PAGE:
seem problematic:
> An S/MIME certificate contains the public key bound to an identity of a
natural person or legal entity.

This is a more recent edit that very explicitly states that S/MIME
certificates are about legal identities. Previous edits suggested "used
by", which was less problematic, as it was both descriptive and
non-exhaustive. However, I think it'd be much more valuable for the scope
of activities of the WG if we can focus on the core baseline of validating
e-mails, and thus I would assert that the necessary and sufficient
definition here should be:

*An S/MIME certificate contains a public key bound to an email address.*

> For effective authentication and privacy, it is imperative that the CA
validates the subject’s identity and its email address.

Similarly, in previous edits, this correctly only stated that the CA
validates the subject's email address as the core competency and function.
That's not discounting that identity may be valuable in some situations,
but at its core, S/MIME only needs vet the e-mail address.

*For effective authentication and privacy, it is imperative that the CA
validates the subject's email address.*

> to the public key, email address, and distinguished name contained

This is another recent edit, which introduces "and distinguished name". I
would similarly request this be removed, and it be asserted that the core
validation is to the public key and email address.

>  to validate an email address and the subject’s identity prior to binding
it to the email address.

This entire paragraph appears new from earlier drafts. Unfortunately, it's
intimately tied to the validation of the subject identity and existing
identity management frameworks, which significantly undermines the utility
of the S/MIME WG. Here I'm torn on how to productively suggest changes; I
think there's value in highlighting that existing deployments and
frameworks for S/MIME validation and issuance are considered, but I am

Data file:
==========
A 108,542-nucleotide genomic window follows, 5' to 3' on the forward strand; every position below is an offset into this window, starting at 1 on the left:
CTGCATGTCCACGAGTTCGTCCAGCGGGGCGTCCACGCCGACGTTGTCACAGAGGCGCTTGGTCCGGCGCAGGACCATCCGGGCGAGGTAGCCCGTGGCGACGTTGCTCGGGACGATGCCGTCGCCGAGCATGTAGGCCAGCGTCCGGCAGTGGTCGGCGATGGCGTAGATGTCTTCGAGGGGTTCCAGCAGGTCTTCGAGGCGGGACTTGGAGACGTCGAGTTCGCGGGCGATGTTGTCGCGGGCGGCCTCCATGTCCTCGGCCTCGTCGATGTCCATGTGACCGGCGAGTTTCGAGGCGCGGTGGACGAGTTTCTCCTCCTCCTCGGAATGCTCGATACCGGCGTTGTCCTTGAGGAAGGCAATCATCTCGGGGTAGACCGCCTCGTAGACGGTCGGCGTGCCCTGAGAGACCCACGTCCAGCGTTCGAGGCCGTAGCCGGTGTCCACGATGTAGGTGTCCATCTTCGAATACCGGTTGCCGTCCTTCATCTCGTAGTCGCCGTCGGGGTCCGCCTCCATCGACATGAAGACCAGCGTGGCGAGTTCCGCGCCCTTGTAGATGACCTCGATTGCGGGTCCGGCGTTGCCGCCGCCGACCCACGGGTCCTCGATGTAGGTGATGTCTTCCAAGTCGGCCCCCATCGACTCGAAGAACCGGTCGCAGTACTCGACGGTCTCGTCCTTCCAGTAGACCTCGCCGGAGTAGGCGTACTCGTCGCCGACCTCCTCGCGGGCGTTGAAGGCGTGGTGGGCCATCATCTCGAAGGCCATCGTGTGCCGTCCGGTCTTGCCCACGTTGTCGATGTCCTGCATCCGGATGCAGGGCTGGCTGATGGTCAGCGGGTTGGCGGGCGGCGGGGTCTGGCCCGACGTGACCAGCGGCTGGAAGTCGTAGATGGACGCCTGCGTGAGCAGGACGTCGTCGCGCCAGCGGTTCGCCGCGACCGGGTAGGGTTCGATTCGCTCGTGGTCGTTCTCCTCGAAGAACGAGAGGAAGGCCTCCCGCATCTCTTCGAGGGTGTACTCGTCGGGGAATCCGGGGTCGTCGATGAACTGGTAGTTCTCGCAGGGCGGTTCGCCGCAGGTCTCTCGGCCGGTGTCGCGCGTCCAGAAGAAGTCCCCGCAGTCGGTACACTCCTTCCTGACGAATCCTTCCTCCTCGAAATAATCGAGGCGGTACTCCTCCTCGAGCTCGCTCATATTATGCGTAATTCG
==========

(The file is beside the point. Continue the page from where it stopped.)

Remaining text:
loathe to tie it explicitly to identity frameworks.

> An S/MIME certificate can also be used in an automated message with
transfer agents

This paragraph is also new and recently added. I believe it's addressing
quite reasonable concerns from Microsoft regarding interfering with
existing deployments, particularly around document signing. However, in
doing so, it seems to exclude the very thing discussed in Shanghai as the
core function of the WG, which is the use of S/MIME certificates regardless
of "who" is using them (whether automated binding to email or legal
identity-based). If I've misunderstood that, it'd be great to have
additional context about the purpose and introduction of this.

The core of resolving this paragraph will, I think, take wider feedback
from members - whether we are trying to somehow 'grandfather' in existing
certs as being compliant, or whether we're trying to describe a clear
compliance goal, for which some certificates may not necessarily meet the
bar. For Google, we're very much on the aspirational side of wanting to
have clear minimum requirements going forward, and do not think it
necessarily valuable to consider the extant certificates, many of which
display similar problem patterns as pre-BR TLS certificates.

I think the later paragraphs (such as within Section 2 regarding scope)